Puerto Rican Day Parade in NY highlights continued struggle post-Hurricane Maria

Puerto Rican Day Parade in NY highlights continued struggle post-Hurricane Maria

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National Puerto Rican Day Parade holds first parade post Hurricane Maria and since new death toll number of estimated 4,645 is recently reported.
NorthJersey

Thousands lined the streets of Manhattan on Sunday, waving red, white and blue flags for the 2018 Annual National Puerto Rican Day Parade, the first since Hurricane Maria battered the island, leaving destruction in its wake. 

The parade celebrated Puerto Rican heritage with plenty of music, dance and cheer, but in the midst of revelry, it was apparent that the hurricane was still very much on people’s minds. Participants carried messages of solidarity for their fellow Puerto Ricans on the island who are still recovering from the September storm. 

 “Viva Puerto Rico,”  and  “Puerto Rico se levanta” or “Puerto Rico will rise” were among the statements written on placards carried by participants. 

“This makes me so emotional and sentimental,” said Kenia Ciuro, who moved to the Bronx in November with her 11-year-old daughter after Hurricane Maria destroyed her home in Penuelas, on the southern coast of the island. “One can’t help but think that you want to be able to return to the island.” 

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Some attendees wore black to denounce the federal government’s response to the storm. 

Ramon Rodriguez of Newark said he would be wearing a black T-shirt to remember those who died and those still affected. He also planned to wear a  black cap with the number 4,645, reflecting the estimated death toll in the aftermath of the hurricane due to delayed medical care, based on a recently published survey by Harvard researchers.

“The attention given to the island was minuscule, very low; it was very slow, it was disgraceful what the president did,” said Rodriguez before the parade. “The parade will be the same with the number of people it gets every year, but in the back of minds, a lot of them are going to be remembering all the lives lost. I’m sure the floats and some of those marching will have the T-shirts too.” 

Magalye Matos of Englewood said she hasn’t gone to the parade in the last few years, but on Sunday she was there with her daughter, London, 3, and son, Christopher 13. The three sported red, white and blue clothing. 

“We are going to make a stand, and we are going to march in our parade and we are going to see us all together and marching in solidarity for Puerto Rico,” she said. “I love the black and the mourning, but I feel that I’m going to honor my flag originally the way it was made and I’m going to wear it loud and proud.”  

 A sea of flags could be seen along the parade route on Fifth Avenue, with many people also wearing the colors of the flag. Spectators draped the flag over their shoulders as they waved to marchers.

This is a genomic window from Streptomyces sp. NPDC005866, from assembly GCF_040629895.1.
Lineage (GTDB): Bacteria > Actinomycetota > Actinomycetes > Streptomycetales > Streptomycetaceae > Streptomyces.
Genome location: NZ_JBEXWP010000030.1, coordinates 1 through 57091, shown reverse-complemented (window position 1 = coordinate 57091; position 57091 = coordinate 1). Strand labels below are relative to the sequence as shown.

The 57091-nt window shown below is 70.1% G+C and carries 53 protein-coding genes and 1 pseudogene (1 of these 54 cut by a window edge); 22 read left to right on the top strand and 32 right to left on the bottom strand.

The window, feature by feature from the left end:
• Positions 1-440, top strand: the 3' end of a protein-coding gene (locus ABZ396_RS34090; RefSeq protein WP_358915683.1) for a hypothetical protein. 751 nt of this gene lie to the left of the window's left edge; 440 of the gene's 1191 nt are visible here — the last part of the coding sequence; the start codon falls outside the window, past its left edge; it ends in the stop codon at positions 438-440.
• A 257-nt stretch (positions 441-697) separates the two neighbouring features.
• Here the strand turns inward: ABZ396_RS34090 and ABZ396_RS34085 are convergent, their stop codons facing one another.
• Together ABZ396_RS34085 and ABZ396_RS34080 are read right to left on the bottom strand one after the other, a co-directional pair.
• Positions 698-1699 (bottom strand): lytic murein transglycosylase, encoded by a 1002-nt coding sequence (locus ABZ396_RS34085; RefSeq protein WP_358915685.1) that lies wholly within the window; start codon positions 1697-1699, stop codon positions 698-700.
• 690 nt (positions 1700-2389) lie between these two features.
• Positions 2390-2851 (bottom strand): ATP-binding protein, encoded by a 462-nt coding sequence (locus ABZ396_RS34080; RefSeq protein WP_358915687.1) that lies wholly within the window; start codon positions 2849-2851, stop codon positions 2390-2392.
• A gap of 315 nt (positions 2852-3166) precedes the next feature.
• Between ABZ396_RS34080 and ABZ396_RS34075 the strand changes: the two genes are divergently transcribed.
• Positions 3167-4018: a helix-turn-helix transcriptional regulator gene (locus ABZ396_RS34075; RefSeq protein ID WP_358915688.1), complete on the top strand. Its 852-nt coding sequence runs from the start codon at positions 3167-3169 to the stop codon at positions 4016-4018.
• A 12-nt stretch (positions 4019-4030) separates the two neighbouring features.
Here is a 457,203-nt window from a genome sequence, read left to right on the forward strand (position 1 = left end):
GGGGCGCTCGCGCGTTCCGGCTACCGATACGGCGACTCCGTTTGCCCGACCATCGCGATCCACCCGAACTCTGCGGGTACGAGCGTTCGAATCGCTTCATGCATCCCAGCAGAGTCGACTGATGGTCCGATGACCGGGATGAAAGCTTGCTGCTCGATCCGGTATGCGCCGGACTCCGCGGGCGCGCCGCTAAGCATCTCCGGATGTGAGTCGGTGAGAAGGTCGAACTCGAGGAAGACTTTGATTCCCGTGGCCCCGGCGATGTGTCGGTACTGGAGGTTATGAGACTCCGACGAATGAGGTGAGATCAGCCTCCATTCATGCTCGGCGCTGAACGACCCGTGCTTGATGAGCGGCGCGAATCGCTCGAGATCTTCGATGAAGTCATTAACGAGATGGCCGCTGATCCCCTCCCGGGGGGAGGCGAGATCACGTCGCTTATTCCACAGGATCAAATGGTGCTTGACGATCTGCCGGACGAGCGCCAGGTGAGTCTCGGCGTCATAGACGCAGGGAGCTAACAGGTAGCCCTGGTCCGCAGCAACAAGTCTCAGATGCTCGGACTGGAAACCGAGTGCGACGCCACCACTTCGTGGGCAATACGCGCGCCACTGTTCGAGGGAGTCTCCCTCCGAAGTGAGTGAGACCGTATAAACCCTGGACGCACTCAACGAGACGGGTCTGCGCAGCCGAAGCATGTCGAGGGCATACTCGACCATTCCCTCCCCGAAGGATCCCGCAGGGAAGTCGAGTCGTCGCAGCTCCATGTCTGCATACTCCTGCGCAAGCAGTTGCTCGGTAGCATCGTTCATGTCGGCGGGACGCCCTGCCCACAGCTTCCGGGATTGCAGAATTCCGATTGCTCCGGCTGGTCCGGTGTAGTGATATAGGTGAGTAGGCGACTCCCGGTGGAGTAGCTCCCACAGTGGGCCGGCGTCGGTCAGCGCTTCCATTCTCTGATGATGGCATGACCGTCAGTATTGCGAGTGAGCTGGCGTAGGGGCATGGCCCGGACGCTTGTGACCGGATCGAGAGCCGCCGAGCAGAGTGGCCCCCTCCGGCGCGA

The crowds cheered and danced as floats made their way up north, past Central Park and residential buildings at 72nd Street and Fifth Avenue. Some spectators brought typical Puerto Rican food, including rice and pigeon peas, to eat while they watched the parade. 

Still, the mood of protest was unmissable.

One float carried a small sign that read, “Stop lying, we are dying.”

Geraldo Barcene Jr., 56, said the federal government continues to not do enough to help Puerto Rico.

“The people on the island can’t do it themselves,” he said. “They know Puerto Rico needs help. They have helped Florida when they needed help, and that help should be given to Puerto Rico and they need it more.” 

People also questioned the government’s official death toll of 64. The storm led to power outages and a disruption in medical services across the island, and many homes were left for weeks without water, electricity or cell phone coverage. Researchers in the Harvard study, published online in the New England Journal of Medicine, said 4,645 lost their lives after the Sept. 20 storm. 

Richie Roman of New York City said he was on the island during the storm, and his son, who is still there, said families were forced to bury their dead on their own property because they couldn’t access funeral homes. 

“I was there. There was a lot more people there that were lost,” Roman said. 

Puerto Rican officials have said that a separate study by George Washington University into the fatalities of Hurricane Maria is forthcoming.

Among those marching in the parade were Puerto Ricans who have relocated to the mainland because they were displaced from their homes. The parade also honored those who helped with the emergency response soon after the storm, and those who have continued to lend a hand during ongoing recovery efforts. David Begnaud, a CBS News reporter, was among the honorees, chosen for his coverage of the hurricane and its aftermath.

The parade typical draws more than a million spectators, and is one of New York City’s largest. 

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